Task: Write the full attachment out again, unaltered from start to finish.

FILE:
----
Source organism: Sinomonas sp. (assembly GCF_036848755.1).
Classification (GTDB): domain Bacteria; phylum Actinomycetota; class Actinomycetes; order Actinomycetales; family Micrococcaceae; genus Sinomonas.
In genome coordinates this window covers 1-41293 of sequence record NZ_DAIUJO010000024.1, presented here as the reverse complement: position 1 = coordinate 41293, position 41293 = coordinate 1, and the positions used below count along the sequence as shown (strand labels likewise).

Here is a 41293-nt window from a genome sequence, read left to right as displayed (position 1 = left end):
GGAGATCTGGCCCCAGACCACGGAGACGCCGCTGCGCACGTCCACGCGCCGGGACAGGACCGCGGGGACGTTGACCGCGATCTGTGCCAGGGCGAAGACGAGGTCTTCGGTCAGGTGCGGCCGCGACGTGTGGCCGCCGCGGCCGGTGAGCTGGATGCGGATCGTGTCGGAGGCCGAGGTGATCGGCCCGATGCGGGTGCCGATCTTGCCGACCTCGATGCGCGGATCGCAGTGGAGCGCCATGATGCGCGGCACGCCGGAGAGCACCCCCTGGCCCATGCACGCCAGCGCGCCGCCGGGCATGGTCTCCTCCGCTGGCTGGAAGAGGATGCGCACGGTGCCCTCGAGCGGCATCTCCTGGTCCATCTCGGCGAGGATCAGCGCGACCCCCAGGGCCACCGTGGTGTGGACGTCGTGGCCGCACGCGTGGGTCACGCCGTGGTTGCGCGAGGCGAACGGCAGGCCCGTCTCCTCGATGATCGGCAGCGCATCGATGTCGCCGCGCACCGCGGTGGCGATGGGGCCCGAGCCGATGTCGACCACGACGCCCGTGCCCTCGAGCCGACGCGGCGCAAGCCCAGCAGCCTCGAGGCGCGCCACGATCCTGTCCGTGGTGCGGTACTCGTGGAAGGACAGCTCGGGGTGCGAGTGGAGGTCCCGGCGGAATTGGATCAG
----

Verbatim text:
Source organism: Sinomonas sp. (assembly GCF_036848755.1).
Classification (GTDB): domain Bacteria; phylum Actinomycetota; class Actinomycetes; order Actinomycetales; family Micrococcaceae; genus Sinomonas.
In genome coordinates this window covers 1-41293 of sequence record NZ_DAIUJO010000024.1, presented here as the reverse complement: position 1 = coordinate 41293, position 41293 = coordinate 1, and the positions used below count along the sequence as shown (strand labels likewise).

Here is a 41293-nt window from a genome sequence, read left to right as displayed (position 1 = left end):
GGAGATCTGGCCCCAGACCACGGAGACGCCGCTGCGCACGTCCACGCGCCGGGACAGGACCGCGGGGACGTTGACCGCGATCTGTGCCAGGGCGAAGACGAGGTCTTCGGTCAGGTGCGGCCGCGACGTGTGGCCGCCGCGGCCGGTGAGCTGGATGCGGATCGTGTCGGAGGCCGAGGTGATCGGCCCGATGCGGGTGCCGATCTTGCCGACCTCGATGCGCGGATCGCAGTGGAGCGCCATGATGCGCGGCACGCCGGAGAGCACCCCCTGGCCCATGCACGCCAGCGCGCCGCCGGGCATGGTCTCCTCCGCTGGCTGGAAGAGGATGCGCACGGTGCCCTCGAGCGGCATCTCCTGGTCCATCTCGGCGAGGATCAGCGCGACCCCCAGGGCCACCGTGGTGTGGACGTCGTGGCCGCACGCGTGGGTCACGCCGTGGTTGCGCGAGGCGAACGGCAGGCCCGTCTCCTCGATGATCGGCAGCGCATCGATGTCGCCGCGCACCGCGGTGGCGATGGGGCCCGAGCCGATGTCGACCACGACGCCCGTGCCCTCGAGCCGACGCGGCGCAAGCCCAGCAGCCTCGAGGCGCGCCACGATCCTGTCCGTGGTGCGGTACTCGTGGAAGGACAGCTCGGGGTGCGAGTGGAGGTCCCGGCGGAATTGGATCAG